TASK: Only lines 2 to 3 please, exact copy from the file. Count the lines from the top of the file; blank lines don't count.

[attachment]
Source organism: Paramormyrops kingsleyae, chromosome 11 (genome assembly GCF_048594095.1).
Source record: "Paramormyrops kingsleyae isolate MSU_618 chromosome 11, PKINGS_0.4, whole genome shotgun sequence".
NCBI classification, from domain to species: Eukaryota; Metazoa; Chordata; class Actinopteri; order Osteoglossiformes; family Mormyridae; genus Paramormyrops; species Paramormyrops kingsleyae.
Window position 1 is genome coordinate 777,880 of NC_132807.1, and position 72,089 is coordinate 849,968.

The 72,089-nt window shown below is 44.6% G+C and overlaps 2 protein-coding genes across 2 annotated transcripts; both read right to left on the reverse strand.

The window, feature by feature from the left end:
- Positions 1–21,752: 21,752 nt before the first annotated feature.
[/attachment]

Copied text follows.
Source record: "Paramormyrops kingsleyae isolate MSU_618 chromosome 11, PKINGS_0.4, whole genome shotgun sequence".
NCBI classification, from domain to species: Eukaryota; Metazoa; Chordata; class Actinopteri; order Osteoglossiformes; family Mormyridae; genus Paramormyrops; species Paramormyrops kingsleyae.